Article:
> floppies. Their trick was "we just did everything by the Dragon Book --
> except that the parser is a hand-written recursive descent parser [Aho &c
> being adamant defenders of Yacc & the like], which buys us a lot".
> Someone named Noah also emailed a discussion on lexers and parsers pulling
> in Finite State Machines, Push Down Autonoma, and Turing Machines in his
> Martin Sj?n says that Haskell's pattern matching and lazy evaluation makes
Come on, you know his real name is Sjögren. :-)
> lexers easy (even a Recursive-Descent parser), but unfortunately Haskell
> does not play with other languages nicely. Haskell is where Python got
> it's list comprehension idea.
> [Python-Dev] Fw: Security hole in rexec?
> It was brought to the attention of the list that deleting __builtins__
> allowed a compromise in rexec. Guido pointed out that
> python.org/sf/577530 reports this. He also said don't trust rexec.
> A patch is going to be submitted to document the view that rexec is really
> not that safe.
It was checked in.
> A `cogen' module
> Francois Pinard asked about Cartesian products using the new sets module.
> Guido didn't think people would in general need it. Francois quickly
> started this thread of discussing a cogen module to generate Cartesian
> products and other ways of operating on sets.
Tim Peters quickly posted *his* elaborate state-of-the-art code, which
ended the discussion (as usual, posting code is a good way to stop
> Mersenne Twister
> Raymond Hettinger volunteered to implement the Merseene Twister algorithm
> (one in Python exists at www.math.keio.ac.jp/~matumoto/emt.html). While
> discussing to implement in C or Python, Guido noticed that random.Random
> re-implements whrandom. Guido then came up with the idea of writing a
> base random class that is subclassed where .random() can be implemented;
> Tim Peters agreed and suggested more methods to subclass.
> New PEP Format: reStructuredText
> David Goodger and Barry Warsaw have now gotten reST as a usable syntax for
> PEPs. Read the PEPs on the subject to learn more:
> - PEP 12 -- Sample reStructuredText PEP Template
> - PEP 258 -- Docutils Design Specification
> - PEP 287 -- reStructuredText Docstring Format
> tiny optimization in ceval mainloop
> Jeremy Hylton noticed that in ceval that their is a test of whether the
> ticker was 0 or if things_to_do was set to true (explanation of the
> ticker, checkinterval, and the GIL follow this paragraph). Jeremy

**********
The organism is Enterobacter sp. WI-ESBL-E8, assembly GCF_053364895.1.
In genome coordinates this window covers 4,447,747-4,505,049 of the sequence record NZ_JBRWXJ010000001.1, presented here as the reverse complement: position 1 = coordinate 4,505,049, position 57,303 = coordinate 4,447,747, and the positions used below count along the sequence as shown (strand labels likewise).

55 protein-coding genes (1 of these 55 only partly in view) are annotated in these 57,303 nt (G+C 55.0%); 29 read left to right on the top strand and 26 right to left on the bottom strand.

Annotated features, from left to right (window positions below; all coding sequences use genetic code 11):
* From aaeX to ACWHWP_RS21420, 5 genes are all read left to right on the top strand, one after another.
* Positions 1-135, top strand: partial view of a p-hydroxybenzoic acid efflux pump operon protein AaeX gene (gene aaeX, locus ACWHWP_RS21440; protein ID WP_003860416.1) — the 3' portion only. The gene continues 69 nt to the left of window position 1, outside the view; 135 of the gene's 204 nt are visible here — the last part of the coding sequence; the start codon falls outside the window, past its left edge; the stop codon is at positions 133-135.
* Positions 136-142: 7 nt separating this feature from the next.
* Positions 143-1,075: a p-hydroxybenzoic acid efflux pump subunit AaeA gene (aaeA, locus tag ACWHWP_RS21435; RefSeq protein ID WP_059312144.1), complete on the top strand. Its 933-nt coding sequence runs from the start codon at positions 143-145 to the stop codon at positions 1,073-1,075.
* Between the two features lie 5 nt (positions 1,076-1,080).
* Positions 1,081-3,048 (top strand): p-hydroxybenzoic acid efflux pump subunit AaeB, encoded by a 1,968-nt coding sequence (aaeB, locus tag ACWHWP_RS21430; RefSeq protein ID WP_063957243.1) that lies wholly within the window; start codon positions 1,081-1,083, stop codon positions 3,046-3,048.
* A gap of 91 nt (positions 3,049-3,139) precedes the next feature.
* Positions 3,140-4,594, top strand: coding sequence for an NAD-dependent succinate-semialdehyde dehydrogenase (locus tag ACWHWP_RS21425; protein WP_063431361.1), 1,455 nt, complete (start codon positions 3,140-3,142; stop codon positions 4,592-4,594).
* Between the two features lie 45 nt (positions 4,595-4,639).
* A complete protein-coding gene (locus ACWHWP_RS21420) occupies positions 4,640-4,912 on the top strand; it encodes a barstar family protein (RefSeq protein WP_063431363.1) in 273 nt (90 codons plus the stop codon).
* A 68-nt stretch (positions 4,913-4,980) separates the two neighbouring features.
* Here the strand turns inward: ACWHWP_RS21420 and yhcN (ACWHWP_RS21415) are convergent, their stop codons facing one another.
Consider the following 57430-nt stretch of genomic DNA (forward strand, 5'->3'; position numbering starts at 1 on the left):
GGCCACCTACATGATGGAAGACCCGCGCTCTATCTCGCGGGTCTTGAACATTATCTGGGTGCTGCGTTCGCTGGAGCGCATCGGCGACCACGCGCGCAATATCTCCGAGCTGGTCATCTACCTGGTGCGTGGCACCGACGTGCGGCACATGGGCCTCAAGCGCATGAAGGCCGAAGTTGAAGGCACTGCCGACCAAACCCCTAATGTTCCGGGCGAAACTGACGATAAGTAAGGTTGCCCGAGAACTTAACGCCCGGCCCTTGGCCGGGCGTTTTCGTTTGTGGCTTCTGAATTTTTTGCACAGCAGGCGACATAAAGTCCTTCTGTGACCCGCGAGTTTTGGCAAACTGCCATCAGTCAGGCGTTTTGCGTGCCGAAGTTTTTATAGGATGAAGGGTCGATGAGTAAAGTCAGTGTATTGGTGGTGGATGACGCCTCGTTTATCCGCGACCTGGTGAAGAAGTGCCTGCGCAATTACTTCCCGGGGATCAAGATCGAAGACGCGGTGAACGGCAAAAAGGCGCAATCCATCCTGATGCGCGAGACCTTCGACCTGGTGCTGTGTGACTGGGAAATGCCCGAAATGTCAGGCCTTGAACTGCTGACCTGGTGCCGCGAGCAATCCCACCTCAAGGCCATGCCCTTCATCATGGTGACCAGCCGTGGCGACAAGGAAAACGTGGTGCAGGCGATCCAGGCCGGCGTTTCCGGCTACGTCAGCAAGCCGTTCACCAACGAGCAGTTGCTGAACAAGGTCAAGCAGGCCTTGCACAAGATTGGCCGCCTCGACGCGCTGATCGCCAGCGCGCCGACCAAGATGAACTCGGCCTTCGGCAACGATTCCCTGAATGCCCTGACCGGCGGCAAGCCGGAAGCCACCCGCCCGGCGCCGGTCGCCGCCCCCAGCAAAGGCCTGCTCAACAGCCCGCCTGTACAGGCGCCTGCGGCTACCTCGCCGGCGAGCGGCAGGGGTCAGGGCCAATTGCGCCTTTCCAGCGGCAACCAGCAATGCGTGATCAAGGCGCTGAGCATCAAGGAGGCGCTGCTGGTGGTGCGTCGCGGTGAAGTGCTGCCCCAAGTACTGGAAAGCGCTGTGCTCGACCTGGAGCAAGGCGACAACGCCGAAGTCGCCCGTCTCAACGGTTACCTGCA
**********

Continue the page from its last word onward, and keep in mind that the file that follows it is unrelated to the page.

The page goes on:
> wondered if we could just drop the ticker to 0 when things_to_do is true.
> Jack Janssen, though, pointed out that clearing it is not guaranteed since
> there may be an interrupt routine when "we fiddle things_to_do". Skip
> Montanaro then pointed out that since neither ticker nor things_to_do is
> fiddled with unless the GIL is held that instead of causing each thread to
> execute this test that they could be made globals instead; he did a patch
> that implements this (python.org/sf/602191). Guido then said that if
> there wasn't a decent speed improvement, then no patch would be checked
> in. He then changed his mind when it was pointed out that it actually
> simplified the code. Skip tested anyway, though, and there is a speed
> improvement. This also brought up whether the default value of 10 for
> checkinterval was reasonable. It was then agreed to be bumped up to 100.
> Jack ran some code and said he noticed a definite improvement.
> Python's version of threading is not like in C. There is something called
> the GIL (Global Interpreter Lock) which any thread wishing to execute
> Python code or play with Python objects must hold. This means that when
> you have Python threads running (using the thread or threading module)
> they are usually all waiting in line to get the GIL. Now for Python to
> decide when to release the GIL for another thread to grab it, it uses the
> ticker. This variable counts down to zero by being decremented every time
> a Python opcode is executed (originally defaulted to 10, now defaulted to
> 100). The ticker's starting value after each release of the GIL is what
> sys.checkinterval() sets.
> To get a better understanding of therading under Python I recommend
> reading Aahz's tutorials on threading.
> Python-Dev mailing list
All in all, please keep this up!!!
--Guido van Rossum (home page: http://www.python.org/~guido/)